If you or someone you know has a medical condition that requires regular monitoring of blood clotting levels, then you're likely familiar with the INR (International Normalized Ratio) test.
This test measures how long it takes for blood to clot and is often used to monitor patients taking blood-thinning medications, such as warfarin. Traditionally, INR testing has required visits to a healthcare provider, but with advances in technology, home testing for INR is now possible.
In this blog, we'll explore what home testing for INR involves, its benefits and drawbacks, and how it can improve the lives of those who require frequent monitoring of their blood clotting levels.
What is INR test?
The International Normalized Ratio (INR) test is a blood test that measures how long it takes for your blood to clot. This test is commonly used to monitor the effectiveness of blood-thinning medications, such as warfarin, which are often prescribed to prevent blood clots from forming.
The INR test measures the ratio of the patient's prothrombin time (PT). Prothrombin is another protein produced by your liver. The prothrombin time (PT) test determines how effectively and how long your blood clots. It usually takes between 25 and 30 seconds. If you use blood thinners, it may take longer. The resulting INR value provides a standardized measure of the patient's blood clotting ability, which allows healthcare providers to adjust the dosage of the blood-thinning medication to achieve the desired level of anticoagulation.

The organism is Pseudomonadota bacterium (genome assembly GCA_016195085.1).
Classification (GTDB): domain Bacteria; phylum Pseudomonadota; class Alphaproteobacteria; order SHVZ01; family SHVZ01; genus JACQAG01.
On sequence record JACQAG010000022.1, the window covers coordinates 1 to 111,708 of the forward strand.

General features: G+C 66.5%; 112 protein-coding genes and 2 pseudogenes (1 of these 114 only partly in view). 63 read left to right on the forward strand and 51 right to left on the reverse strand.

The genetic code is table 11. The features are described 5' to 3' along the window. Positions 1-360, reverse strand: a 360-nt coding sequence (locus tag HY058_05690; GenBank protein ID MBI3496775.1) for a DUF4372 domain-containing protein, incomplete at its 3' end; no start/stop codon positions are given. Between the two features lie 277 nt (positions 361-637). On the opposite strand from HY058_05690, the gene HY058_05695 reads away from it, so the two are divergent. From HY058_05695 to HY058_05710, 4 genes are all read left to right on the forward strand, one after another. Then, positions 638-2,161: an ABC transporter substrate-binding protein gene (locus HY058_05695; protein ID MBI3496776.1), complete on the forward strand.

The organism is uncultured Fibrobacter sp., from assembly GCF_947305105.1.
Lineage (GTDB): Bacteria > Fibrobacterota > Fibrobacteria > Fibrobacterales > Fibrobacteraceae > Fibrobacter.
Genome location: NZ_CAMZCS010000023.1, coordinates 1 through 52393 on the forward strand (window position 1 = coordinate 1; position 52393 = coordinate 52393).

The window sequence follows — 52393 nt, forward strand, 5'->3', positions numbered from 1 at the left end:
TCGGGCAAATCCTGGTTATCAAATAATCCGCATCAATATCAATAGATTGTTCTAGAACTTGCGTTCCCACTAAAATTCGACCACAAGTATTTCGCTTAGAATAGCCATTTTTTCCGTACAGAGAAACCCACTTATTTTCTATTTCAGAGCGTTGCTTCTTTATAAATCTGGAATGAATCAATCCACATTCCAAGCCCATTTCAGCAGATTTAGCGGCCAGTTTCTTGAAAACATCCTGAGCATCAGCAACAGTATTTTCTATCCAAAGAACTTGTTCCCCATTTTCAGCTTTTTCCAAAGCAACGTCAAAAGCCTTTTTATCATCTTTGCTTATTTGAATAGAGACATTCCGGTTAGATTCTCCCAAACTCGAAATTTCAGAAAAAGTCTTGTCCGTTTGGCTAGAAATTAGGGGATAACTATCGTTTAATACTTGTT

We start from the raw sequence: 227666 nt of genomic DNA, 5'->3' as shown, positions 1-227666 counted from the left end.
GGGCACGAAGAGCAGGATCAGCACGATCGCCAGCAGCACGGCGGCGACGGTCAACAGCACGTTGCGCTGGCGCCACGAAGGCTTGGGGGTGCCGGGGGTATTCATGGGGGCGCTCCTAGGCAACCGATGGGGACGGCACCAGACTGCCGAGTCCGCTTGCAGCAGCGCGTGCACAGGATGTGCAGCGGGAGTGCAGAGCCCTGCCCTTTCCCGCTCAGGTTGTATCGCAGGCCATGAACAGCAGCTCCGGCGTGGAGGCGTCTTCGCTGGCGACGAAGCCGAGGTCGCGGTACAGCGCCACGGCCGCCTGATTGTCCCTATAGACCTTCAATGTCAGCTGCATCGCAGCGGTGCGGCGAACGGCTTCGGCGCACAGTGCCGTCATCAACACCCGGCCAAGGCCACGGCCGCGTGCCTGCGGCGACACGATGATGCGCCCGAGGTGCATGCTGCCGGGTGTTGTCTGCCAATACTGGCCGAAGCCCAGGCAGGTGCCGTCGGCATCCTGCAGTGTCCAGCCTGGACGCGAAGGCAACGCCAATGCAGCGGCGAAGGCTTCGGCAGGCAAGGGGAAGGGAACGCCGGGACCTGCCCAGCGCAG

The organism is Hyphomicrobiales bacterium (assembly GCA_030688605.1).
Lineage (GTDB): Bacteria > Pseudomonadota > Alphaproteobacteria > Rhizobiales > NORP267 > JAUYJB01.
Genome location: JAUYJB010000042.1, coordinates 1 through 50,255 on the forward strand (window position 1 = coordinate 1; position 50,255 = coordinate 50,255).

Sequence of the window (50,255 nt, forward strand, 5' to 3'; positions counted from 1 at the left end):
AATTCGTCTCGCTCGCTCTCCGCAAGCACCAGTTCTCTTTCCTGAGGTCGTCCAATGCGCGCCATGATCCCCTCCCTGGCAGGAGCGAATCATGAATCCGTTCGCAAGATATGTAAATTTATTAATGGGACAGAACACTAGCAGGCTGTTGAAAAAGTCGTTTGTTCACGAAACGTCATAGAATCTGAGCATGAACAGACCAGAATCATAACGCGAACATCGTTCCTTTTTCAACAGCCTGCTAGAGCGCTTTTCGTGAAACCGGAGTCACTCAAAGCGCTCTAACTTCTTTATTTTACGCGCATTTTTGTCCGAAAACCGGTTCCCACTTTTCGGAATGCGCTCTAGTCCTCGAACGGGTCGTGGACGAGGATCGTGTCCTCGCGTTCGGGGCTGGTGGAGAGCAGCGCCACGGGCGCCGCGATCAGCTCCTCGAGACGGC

Regular monitoring of the INR is important for patients taking blood-thinning medication to ensure that their blood is not too thin, which can lead to bleeding, or too thick, which can increase the risk of blood clots. The INR test is usually performed in a medical setting, but with advancements in technology, it is now possible to perform the test at home using a portable INR testing device.
Benefits of at-home testing
Testing at home is handy. It enables people to monitor their INR levels without having to visit a lab on a regular basis. In-home testing involves simply a finger poke rather than a complete blood sample. Finally, at-home testing might result in fewer blood clots.
Patients who self-test their levels check their levels more often than patients who go to the lab, therefore they are more likely to have their warfarin dose changed as required to remain in the proper INR range. The sorts of patients that seek out in-home testing may also impact this increase in duration within the therapeutic range. These individuals are often very driven and engaged in their healthcare, which results in strong adherence to treatment recommendations.
How to perform an INR home test
If you want in-home testing, you must first consult with the healthcare provider that controls your warfarin. They will work with you to determine if you are a suitable candidate for in-home testing. If you are, they will send a form with your information to a medical service firm. Several firms supply the equipment as well as patient training.
When it is established that you are a suitable candidate for self-testing, your physician or pharmacy team will work with a business that handles training and INR test results. Typically, these firms will send a trainer to your house to go through how to operate the equipment properly and assist you in reporting the findings for the first time. Virtual training is also an option.
The testing devices themselves have just two buttons and are very simple to operate. Diabetes patients will be acquainted with this sort of equipment since it works in the same way as blood sugar testing. The most crucial thing is to ensure that enough blood is collected on the test strip. After testing your blood, you should talk with your healthcare provider about your results.